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Why PETSCII anyway?
One of my colleagues who knows almost nothing about the C64 once asked me if computers from this vintage still use binary. Heh, it's funny to think about how crazy it would have to be if it was so different that it didn't use binary. Binary one of the most foundational building blocks across all of digital electronics.
But, he didn't know. So I told him it does. But what's almost as crazy as not using binary is that the Commodore 8-bit line, C64 and C128, Vic-20, PET and probably all the other lesser known models, don't use ASCII. This does seem to be a bit crazy at first blush. It is the "American Standard Code of Information Interchange" after all. Apparently not standard enough that computers from the 80s all agreed on it.
Modern Unicode, which can literally support millions of possible characters 1, can be represented with different encodings. One of the most popular is UTF-8. One of the great advantages of UTF-8 is that when it's representing the first 128 characters it can do it using just 8-bits per character, rather than a full 32 or 64 or whatever. The AHA moment comes when you learn that the first 128 characters of unicode overlap with the first 128 characters of ASCII. What that means is that standard low ASCII plaintext is in fact perfectly valid UTF-8 encoded Unicode. Magic.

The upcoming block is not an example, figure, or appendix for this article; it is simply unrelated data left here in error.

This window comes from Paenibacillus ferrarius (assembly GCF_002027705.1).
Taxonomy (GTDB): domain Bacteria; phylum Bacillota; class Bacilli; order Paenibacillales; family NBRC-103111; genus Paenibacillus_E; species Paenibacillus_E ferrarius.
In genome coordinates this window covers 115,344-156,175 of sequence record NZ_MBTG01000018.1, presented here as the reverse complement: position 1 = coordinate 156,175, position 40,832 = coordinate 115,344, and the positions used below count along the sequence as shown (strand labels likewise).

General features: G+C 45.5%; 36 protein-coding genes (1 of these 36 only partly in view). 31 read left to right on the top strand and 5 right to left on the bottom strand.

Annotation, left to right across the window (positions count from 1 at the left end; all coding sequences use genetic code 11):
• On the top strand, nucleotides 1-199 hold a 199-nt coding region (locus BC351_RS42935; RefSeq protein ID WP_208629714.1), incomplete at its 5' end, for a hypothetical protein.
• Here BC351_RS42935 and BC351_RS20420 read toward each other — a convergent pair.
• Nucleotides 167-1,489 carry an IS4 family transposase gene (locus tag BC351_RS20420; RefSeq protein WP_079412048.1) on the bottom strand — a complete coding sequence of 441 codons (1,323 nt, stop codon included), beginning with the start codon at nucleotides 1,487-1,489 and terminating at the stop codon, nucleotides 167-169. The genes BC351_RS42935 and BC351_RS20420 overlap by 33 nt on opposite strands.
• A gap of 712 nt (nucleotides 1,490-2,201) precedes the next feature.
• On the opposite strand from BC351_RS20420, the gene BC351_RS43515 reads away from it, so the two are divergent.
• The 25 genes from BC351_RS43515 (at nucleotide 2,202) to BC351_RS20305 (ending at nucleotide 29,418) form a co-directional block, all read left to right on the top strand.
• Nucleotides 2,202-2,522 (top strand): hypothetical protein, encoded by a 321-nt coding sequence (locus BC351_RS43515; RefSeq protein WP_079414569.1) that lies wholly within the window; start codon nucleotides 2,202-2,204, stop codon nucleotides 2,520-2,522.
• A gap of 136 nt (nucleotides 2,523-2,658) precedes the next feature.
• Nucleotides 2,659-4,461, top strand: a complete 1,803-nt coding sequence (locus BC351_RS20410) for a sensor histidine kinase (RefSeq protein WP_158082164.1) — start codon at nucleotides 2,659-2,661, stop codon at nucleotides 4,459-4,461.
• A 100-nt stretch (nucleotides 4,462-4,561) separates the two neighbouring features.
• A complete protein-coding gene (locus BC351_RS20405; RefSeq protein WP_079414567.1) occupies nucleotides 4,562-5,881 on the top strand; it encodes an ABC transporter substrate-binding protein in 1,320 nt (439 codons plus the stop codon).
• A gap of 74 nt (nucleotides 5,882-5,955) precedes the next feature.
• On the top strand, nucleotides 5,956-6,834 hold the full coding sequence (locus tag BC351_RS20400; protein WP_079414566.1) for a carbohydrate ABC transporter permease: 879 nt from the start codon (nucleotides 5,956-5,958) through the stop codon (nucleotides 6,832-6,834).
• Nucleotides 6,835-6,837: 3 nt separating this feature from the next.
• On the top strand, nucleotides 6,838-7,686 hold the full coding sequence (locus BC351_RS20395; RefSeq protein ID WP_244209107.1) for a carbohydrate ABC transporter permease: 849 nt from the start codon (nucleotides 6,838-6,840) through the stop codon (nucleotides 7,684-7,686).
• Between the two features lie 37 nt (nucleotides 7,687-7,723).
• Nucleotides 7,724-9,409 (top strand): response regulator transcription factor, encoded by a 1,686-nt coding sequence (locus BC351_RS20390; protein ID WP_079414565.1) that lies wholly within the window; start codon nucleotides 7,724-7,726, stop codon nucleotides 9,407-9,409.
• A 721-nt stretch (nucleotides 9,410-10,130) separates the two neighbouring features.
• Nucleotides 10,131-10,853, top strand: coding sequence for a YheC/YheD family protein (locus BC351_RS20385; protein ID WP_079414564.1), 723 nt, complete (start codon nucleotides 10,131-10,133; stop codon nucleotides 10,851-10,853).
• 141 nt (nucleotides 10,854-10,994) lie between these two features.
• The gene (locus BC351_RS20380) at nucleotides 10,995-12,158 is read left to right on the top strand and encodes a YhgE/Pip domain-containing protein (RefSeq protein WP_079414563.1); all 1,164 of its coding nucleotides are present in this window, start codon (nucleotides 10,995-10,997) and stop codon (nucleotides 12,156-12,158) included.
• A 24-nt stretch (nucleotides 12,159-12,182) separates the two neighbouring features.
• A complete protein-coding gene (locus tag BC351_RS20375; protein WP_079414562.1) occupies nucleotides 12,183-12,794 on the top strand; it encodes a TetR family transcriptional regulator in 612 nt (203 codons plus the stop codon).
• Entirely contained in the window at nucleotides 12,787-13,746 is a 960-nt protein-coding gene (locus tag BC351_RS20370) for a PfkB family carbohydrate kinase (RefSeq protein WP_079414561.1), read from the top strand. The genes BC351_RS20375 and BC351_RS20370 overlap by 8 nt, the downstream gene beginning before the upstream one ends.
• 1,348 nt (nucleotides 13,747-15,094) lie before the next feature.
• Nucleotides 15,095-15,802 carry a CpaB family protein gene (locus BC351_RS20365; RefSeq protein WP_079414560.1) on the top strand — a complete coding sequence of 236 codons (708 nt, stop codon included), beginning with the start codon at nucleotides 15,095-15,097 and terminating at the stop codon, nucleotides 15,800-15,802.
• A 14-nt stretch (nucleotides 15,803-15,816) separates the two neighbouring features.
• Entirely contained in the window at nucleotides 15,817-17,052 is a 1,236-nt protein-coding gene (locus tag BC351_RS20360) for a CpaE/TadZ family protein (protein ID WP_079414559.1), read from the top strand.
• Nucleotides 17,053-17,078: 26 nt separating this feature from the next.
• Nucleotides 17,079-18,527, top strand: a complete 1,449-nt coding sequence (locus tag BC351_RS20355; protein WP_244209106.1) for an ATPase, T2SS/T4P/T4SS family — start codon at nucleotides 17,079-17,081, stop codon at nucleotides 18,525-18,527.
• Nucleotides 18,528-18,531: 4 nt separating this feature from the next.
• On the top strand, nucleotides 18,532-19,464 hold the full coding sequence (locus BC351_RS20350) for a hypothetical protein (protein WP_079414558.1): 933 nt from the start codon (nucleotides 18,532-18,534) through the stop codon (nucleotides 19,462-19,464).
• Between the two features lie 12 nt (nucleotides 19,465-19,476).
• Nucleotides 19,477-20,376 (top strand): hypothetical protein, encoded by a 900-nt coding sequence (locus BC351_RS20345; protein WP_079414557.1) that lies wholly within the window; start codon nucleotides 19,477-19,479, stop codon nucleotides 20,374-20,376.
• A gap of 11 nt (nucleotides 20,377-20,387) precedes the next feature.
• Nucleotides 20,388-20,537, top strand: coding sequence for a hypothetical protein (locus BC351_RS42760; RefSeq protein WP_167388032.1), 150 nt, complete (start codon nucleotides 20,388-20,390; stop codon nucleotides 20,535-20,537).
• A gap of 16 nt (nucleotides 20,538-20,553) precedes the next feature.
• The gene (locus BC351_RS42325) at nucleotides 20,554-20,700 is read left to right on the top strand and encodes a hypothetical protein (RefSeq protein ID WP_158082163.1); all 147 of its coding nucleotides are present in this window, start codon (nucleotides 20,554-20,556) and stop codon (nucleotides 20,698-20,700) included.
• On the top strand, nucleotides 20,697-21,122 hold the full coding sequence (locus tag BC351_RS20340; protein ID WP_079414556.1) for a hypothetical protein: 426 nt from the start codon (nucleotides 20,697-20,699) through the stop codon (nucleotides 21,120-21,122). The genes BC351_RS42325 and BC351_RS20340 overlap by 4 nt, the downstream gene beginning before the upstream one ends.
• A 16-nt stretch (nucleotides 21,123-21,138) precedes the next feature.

It's safe to say therefore that having support for ASCII is a tablestakes feature of a modern computer. %99.9999999... of all the websites out there, for example, have a URL that is just plain ASCII. However, there are approximately zero websites whose URL is in PETSCII. If our C64 is to interact with the internet, it needs to speak ASCII. But, there are reasons why the C64 uses PETSCII which I'll get into. So, C64 OS has routines included for easily converting between the two. The routines do this translation one character at a time. So, if you type a URL into a program and then the program has to deliver that payload to somewhere on the internet, calls to the routine can be injected into the process so each character is translated before being sent out.